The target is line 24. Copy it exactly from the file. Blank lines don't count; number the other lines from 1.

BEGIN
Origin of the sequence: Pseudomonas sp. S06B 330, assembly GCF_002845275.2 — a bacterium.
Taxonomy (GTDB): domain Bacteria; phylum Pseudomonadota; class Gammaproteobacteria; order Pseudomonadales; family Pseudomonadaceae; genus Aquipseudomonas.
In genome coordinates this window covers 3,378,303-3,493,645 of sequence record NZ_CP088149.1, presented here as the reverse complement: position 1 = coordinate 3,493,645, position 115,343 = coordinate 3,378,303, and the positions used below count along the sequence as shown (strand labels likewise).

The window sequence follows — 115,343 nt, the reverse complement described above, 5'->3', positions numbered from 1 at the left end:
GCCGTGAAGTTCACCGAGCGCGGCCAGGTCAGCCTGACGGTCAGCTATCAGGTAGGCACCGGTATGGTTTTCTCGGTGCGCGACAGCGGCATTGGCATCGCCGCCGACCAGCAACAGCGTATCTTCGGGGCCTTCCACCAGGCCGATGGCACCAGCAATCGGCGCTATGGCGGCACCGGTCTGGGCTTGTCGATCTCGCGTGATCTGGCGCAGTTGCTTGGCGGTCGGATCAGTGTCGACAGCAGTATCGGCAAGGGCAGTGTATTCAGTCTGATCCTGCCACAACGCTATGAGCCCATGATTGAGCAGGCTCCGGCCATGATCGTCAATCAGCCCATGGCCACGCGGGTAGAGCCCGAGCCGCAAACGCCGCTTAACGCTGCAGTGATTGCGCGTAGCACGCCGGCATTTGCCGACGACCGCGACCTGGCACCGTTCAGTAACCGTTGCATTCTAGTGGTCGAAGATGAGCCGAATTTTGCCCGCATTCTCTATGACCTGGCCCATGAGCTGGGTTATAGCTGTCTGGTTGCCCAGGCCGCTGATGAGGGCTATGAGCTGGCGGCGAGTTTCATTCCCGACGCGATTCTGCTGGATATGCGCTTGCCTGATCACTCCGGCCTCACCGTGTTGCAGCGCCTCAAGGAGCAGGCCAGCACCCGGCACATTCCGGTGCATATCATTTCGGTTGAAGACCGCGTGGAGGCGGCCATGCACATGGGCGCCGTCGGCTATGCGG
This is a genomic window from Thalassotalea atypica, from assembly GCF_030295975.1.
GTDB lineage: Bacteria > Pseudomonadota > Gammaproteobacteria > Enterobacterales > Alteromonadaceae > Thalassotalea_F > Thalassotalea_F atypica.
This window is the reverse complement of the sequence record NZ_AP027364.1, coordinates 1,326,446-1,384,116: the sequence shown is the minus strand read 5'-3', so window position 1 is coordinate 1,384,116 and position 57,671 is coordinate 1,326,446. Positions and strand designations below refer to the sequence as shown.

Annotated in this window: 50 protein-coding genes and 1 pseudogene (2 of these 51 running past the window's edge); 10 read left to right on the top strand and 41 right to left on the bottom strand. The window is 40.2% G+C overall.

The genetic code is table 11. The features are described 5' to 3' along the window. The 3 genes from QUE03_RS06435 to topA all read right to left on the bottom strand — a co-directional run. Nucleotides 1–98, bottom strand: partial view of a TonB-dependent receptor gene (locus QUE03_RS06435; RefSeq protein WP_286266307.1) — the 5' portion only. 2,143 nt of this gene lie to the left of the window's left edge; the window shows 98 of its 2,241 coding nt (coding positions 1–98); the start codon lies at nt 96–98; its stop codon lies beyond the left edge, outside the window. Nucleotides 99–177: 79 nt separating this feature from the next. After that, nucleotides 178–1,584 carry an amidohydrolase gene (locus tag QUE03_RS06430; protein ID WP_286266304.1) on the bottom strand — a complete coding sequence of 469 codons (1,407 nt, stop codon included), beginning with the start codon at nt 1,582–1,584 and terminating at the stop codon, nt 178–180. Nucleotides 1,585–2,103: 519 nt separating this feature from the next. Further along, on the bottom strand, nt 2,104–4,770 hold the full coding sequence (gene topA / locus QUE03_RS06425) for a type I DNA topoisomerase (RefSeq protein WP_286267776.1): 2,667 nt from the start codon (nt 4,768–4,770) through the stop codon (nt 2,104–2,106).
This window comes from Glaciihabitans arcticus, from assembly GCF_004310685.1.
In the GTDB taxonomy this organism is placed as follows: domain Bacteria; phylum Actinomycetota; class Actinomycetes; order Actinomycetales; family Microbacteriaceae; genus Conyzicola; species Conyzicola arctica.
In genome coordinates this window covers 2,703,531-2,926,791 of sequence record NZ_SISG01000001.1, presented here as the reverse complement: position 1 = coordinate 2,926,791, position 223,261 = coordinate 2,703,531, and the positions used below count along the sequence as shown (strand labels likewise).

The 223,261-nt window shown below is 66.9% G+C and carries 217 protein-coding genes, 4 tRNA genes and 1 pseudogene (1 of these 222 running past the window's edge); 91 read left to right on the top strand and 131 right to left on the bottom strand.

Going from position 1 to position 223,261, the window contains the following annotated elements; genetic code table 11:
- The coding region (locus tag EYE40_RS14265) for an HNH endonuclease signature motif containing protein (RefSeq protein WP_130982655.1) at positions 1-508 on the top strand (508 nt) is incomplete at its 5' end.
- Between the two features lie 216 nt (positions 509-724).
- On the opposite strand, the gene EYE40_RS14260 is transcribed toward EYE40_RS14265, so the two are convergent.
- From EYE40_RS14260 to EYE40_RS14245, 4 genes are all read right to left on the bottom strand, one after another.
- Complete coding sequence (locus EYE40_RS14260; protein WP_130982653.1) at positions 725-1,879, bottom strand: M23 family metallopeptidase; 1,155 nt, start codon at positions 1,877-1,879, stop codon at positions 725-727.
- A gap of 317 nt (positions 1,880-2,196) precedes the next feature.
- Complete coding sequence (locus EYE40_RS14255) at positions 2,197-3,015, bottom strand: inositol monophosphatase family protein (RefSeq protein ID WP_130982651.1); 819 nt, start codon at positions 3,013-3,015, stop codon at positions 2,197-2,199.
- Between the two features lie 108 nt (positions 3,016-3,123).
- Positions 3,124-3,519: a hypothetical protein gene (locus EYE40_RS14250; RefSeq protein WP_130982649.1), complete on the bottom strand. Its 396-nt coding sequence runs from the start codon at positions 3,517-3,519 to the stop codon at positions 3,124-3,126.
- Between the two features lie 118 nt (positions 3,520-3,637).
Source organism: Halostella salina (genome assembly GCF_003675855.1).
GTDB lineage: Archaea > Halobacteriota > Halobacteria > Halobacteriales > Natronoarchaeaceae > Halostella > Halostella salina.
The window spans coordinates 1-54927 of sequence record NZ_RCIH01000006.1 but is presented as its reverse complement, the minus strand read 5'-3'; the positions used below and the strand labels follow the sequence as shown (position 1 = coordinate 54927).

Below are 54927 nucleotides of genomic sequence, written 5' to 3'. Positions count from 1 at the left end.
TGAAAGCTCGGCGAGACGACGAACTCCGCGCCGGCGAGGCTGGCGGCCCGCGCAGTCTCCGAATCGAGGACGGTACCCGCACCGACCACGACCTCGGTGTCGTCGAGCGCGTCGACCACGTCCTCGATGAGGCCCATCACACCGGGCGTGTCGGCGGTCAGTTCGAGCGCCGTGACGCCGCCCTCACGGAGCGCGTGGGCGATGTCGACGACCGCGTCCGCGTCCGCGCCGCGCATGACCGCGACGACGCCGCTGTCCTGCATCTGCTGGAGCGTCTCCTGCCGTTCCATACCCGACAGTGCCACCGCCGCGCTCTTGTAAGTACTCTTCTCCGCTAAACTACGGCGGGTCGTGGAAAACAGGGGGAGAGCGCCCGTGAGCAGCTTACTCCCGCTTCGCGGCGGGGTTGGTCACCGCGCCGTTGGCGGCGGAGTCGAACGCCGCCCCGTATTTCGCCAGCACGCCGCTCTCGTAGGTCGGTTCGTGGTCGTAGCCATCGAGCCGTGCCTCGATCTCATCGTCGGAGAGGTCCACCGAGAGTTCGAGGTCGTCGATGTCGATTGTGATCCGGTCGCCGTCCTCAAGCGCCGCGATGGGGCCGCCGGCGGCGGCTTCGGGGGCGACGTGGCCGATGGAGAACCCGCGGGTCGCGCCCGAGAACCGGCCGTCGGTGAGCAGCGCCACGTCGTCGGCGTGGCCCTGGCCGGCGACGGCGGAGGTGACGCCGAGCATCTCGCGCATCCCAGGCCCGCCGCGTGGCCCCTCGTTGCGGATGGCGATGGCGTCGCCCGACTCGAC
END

- Positions 3,124-3,519: a hypothetical protein gene (locus EYE40_RS14250; RefSeq protein WP_130982649.1), complete on the bottom strand. Its 396-nt coding sequence runs from the start codon at positions 3,517-3,519 to the stop codon at positions 3,124-3,126.